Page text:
Critical points of understanding that McConaughy singles out for understanding the cleanroom sector are basic refrigeration, cooling loops and HVAC cleanroom standards. But she says there is always more to learn. "Going into working for Dunn and the project I was on had me feeling very confident about my knowledge. Then came subfabs and interstitial spaces and I had to accelerate my learning two-fold," she explains.

But this also gave rise to a key lesson for progressing in the sector. "I walked away knowing it was okay to ask questions and there were amazingly smart people out there who took a lot of pride in their work that were more than willing to teach if I asked and listened," she explains. "I do have a better understanding of what it takes to execute work within a controlled environment for the workers along with a better understanding of the importance of the design standards that our A/E team members uphold and manage. They both take a unique approach to delivering value effectively to the customer with the constraints of time and budget."

Gaining know-how

In a moment that changed her career trajectory forever, McConaughy talks about a chance encounter in Brazil. "I met Rebecca Snelling on the streets of Fortaleza," she says. "She was the National Director of Lean Construction for JE Dunn at that time. We were both there to speak at the International Group for Lean Construction (IGLC) Conference. It was seven months after we met that I was working for her as a Lean Specialist at JE Dunn Construction."

"This was such a pivotal moment in my career," she adds. "I was looking at how I could be a lean professional full time in the construction Industry. I knew that this is what I wanted to do after supporting Last Planner System on a couple of projects. The chance meeting and her support to present at the LCI Congress that year led me to apply for the open Lean Specialist position in Oregon for Dunn."

I knew that this is what I wanted to do after supporting Last Planner System on a couple of projects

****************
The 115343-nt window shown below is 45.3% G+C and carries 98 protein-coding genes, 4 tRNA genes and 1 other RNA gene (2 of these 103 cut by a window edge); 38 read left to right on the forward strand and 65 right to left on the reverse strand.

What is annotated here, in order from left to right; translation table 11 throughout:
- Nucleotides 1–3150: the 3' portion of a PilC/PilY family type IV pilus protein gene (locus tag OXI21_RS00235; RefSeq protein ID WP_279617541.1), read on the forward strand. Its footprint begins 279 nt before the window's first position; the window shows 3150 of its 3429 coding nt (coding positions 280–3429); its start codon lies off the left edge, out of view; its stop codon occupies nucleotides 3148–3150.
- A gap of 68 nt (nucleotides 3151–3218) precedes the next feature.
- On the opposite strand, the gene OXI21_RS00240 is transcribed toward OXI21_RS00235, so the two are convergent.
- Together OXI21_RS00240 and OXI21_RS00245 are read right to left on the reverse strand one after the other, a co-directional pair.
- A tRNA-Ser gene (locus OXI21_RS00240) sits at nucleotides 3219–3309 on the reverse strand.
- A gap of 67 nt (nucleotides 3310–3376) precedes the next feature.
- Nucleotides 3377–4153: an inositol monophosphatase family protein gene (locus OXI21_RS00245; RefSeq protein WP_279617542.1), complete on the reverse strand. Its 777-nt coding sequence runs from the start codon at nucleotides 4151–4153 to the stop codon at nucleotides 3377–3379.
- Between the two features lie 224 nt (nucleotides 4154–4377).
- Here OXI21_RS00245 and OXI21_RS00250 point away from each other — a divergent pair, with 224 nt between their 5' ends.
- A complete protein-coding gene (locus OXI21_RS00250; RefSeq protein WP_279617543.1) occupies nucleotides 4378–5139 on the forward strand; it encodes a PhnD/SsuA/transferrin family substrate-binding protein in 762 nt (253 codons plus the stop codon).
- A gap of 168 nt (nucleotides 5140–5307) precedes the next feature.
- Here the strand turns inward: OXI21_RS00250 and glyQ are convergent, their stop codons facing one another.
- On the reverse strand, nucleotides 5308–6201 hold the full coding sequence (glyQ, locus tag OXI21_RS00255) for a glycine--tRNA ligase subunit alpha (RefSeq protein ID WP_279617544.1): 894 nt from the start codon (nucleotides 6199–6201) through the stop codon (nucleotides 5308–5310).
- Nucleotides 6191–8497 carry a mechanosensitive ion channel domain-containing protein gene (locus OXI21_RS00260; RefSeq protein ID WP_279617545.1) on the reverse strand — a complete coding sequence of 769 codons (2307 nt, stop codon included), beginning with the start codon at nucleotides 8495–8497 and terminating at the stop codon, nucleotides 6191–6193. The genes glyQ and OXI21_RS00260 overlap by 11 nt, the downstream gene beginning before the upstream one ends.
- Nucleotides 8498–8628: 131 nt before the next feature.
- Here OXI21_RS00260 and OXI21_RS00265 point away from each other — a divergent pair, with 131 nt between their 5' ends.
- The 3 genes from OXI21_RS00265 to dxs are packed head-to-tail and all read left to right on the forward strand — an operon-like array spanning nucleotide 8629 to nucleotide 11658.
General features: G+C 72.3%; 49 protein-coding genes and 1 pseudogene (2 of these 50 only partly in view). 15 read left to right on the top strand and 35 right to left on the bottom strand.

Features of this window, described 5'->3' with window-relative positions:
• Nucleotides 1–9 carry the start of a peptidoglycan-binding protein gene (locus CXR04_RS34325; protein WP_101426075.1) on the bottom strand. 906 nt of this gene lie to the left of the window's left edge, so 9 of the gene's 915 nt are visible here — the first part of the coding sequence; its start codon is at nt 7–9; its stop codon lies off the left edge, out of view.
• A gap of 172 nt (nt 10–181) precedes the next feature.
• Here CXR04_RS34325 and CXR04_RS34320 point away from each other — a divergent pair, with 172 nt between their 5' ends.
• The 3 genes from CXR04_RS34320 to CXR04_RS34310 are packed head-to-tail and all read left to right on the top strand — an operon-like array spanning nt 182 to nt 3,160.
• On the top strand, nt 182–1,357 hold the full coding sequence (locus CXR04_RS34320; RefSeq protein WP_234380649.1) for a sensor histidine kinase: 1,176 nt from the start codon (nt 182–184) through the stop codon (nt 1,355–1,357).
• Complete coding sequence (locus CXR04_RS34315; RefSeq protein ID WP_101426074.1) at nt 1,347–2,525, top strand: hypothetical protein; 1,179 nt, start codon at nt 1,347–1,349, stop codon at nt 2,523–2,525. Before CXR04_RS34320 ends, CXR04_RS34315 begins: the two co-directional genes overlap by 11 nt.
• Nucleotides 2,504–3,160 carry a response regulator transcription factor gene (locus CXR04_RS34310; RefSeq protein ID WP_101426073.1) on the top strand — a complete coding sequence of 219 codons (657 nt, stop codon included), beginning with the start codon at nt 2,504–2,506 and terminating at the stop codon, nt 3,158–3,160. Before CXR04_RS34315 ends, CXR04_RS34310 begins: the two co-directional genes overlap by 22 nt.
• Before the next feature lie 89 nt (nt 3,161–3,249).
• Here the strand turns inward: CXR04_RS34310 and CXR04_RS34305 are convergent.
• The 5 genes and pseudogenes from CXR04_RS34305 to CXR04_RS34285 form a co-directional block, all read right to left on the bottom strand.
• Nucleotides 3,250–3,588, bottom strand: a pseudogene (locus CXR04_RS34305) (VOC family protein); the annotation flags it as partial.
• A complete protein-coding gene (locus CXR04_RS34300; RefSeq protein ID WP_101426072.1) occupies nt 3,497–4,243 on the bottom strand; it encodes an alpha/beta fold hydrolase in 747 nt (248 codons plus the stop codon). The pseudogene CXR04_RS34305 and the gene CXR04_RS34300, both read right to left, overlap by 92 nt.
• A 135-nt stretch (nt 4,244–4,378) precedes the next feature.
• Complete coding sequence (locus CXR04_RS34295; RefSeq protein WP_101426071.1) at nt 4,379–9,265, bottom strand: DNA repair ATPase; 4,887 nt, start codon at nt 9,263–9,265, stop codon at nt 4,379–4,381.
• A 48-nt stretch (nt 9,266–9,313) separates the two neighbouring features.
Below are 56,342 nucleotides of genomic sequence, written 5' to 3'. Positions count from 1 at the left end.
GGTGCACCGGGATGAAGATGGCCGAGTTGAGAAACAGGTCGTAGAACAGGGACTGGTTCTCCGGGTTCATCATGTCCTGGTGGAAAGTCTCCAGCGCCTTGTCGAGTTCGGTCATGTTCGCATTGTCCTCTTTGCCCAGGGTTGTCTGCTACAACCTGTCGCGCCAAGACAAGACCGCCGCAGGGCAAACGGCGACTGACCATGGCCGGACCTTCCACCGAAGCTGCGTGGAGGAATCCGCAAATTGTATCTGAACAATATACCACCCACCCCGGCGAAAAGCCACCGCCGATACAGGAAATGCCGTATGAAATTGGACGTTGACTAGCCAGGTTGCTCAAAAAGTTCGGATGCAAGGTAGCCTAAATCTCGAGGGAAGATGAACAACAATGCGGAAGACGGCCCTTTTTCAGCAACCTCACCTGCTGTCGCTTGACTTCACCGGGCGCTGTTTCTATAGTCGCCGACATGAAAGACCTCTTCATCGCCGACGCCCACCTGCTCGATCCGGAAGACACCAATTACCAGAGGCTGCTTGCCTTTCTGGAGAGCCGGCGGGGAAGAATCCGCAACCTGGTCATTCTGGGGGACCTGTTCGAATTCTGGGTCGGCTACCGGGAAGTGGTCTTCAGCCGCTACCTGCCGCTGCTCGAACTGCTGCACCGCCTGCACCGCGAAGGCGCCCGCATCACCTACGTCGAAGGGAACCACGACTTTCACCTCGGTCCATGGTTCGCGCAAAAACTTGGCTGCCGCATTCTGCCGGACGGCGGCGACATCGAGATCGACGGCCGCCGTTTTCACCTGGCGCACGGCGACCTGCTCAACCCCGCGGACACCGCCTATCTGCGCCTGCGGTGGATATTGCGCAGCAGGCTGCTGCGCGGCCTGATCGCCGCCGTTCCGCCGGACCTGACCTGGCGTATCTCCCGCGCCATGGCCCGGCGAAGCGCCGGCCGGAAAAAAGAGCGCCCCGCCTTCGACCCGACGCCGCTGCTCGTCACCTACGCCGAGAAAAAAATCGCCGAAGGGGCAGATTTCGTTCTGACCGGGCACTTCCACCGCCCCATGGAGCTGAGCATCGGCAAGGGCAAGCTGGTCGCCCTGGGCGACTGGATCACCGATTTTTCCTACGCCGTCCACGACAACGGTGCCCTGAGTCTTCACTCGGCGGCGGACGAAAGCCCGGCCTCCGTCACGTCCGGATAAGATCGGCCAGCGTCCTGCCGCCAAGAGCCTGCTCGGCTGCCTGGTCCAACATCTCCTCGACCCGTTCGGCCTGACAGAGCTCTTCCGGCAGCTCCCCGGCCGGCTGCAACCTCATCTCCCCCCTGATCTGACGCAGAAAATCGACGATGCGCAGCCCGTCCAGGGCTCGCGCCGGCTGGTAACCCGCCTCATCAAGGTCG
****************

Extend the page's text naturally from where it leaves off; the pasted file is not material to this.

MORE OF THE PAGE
McConaughy spent eight years at JE Dunn after this, and has many takeaways from her time there. "My years at JE Dunn were filled with a multitude of experiences and learnings," she says. "On a professional level, the most invaluable experiences centred around the practical application of lean principles and tools along with the experience of coaching others. It"s easy to talk theory and what the principles and mindsets should be but implementing and cultivating them is a completely different experience."

Elaborating, she explains that implementing lean is not just learning a new process, it requires people to think differently. "For example making the transition from engaging trade partners early in the design process and utilising their expertise in conjunction with the design team instead of waiting to bring them into the project after it is fully designed, handing them a drawing and telling them to build it, requires a shift in perspective, engagement and trust."

On a personal level, she says that it really taught her the value of failure. "As a society, we see failure as a taboo topic," she says. "I failed more times than I can even begin to count. Learning from the failures and seeing the opportunity to improve myself and help teams do the same was invaluable. It"s a lesson I am constantly learning."